MIT's MOXIE takes a huge step toward human life on Mars with oxygen production
In a significant breakthrough, the Massachusetts Institute of Technology's (MIT) lunchbox-sized machine has been producing oxygen from the Red Planet's atmosphere for more than a year, giving hope of life on Mars one day.
Since April 2021, the MIT-led Mars Oxygen In-Situ Resource Utilization Experiment (MOXIE) successfully made oxygen from the Red Planet's carbon-dioxide-rich atmosphere, according to a press release published by the institute on Wednesday.
"It's historic," said MOXIE's deputy principal investigator Jeffrey Hoffman, a professor of the practice in MIT's Department of Aeronautics and Astronautics.
"This is the first demonstration of actually using resources on the surface of another planetary body and transforming them chemically into something that would be useful for a human mission."
On seven experimental runs, MOXIE produced oxygen in various atmospheric conditions, including during the day and night and throughout the Martian seasons.
In each run, the instrument produced six grams of oxygen per hour, which is about the rate of a small tree on Earth.
MOXIE's oxygen production on Mars also represents the first demonstration of "in-situ resource utilization," the idea of harvesting carbon dioxide on Mars to make oxygen that would otherwise have to be transported from Earth.
The oxygen machine was parceled aboard NASA's Perseverance rover and Mars 2020 mission.
How does MOXIE work?
MOXIE has demonstrated that, despite the inevitable trade-offs in its current architecture, it can reliably and effectively convert Mars' atmosphere into pure oxygen.
To do this, it draws in Martian air and passes through a filter to remove any impurities. The Solid OXide Electrolyzer (SOXE) is a device created and manufactured by OxEon Energy, and the compressed air is split into oxygen ions and carbon monoxide by electrochemical reactions.
The oxygen ions are then separated and united again to create breathable molecular oxygen, or O2, which MOXIE then analyzes for quantity and purity before harmlessly releasing it back into the atmosphere with carbon monoxide and other atmospheric gasses.
The instrument has demonstrated its ability to produce oxygen practically year-round on Mars.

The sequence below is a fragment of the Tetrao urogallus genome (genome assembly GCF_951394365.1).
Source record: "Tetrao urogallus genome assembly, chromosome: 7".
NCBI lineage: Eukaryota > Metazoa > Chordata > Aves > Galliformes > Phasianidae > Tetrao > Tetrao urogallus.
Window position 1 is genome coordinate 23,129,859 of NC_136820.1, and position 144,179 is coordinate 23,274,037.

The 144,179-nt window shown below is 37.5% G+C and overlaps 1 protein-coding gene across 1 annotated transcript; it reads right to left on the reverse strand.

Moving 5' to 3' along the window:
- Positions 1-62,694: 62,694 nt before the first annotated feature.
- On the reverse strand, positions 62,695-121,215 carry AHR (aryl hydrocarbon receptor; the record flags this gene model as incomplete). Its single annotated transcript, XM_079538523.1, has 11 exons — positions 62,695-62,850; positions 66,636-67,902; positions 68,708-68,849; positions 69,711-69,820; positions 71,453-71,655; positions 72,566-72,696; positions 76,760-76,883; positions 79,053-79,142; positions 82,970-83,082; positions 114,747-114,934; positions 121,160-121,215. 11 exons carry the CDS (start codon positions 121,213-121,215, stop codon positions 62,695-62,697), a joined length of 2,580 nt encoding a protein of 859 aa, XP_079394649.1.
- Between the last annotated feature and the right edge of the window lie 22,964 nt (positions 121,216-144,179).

"The only thing we have not demonstrated is running at dawn or dusk when the temperature is changing substantially," said Michael Hecht, principal investigator of the MOXIE mission at MIT's Haystack Observatory.
"We do have an ace up our sleeve that will let us do that, and once we test that in the lab, we can reach that last milestone to show we can really run any time."
The game plan
MOXIE's current design is small to fit aboard the Perseverance rover. It is built to run for short periods, starting up and shutting down with each run, depending on the rover's exploration schedule and mission responsibilities.
According to MIT researchers, a scaled-up version of MOXIE could be sent to Mars ahead of a human mission to continuously produce oxygen at the rate of hundreds of trees.
At this capacity, the system should produce enough oxygen to sustain humans once they arrive and power a rocket that will return astronauts to Earth.
"We have learned a tremendous amount that will inform future systems at a larger scale," said Hecht.
Engineers intend to enhance MOXIE's production capacity as it continues to produce oxygen on Mars, especially in the Martian spring when atmospheric density and carbon dioxide levels are high.
"The next run coming up will be during the highest density of the year, and we just want to make as much oxygen as we can," said Hecht.
"So we'll set everything as high as we dare and let it run as long as we can."
As one of many experiments on the Perseverance rover, MOXIE cannot operate continually as a natural system would.
Instead, the instrument must start up and shut down after every run, putting heat stress on the system that could eventually cause it to fail.
Suppose MOXIE can function properly despite switching on and off frequently. In that case, a more extensive system that is intended to run continuously might be able to do the same for thousands of hours.
"To support a human mission to Mars, we have to bring a lot of stuff from Earth, like computers, spacesuits, and habitats," said Hoffman.
"But dumb old oxygen? If you can make it there, go for it — you're way ahead of the game."
This research, supported, in part, by NASA, was first published in Science Advances.
MOXIE [Mars Oxygen In Situ Resource Utilization (ISRU) Experiment] is the first demonstration of ISRU on another planet, producing oxygen by solid oxide electrolysis of carbon dioxide in the martian atmosphere. A scaled-up MOXIE would contribute to sustainable human exploration of Mars by producing on-site the tens of tons of oxygen required for a rocket to transport astronauts off the surface of Mars, instead of having to launch hundreds of tons of material from Earth’s surface to transport the required oxygen to Mars. MOXIE has produced oxygen seven times between landing in February 2021 and the end of 2021 and will continue to demonstrate oxygen production during night and day throughout all martian seasons. This paper reviews what MOXIE has accomplished and the implications for larger-scale oxygen-producing systems.
A chip company is building the brains of a self-driving experimental vehicle. What sets them apart from their competitors is their use of photonic or light-powered chips, unlike the others' traditional computer chips.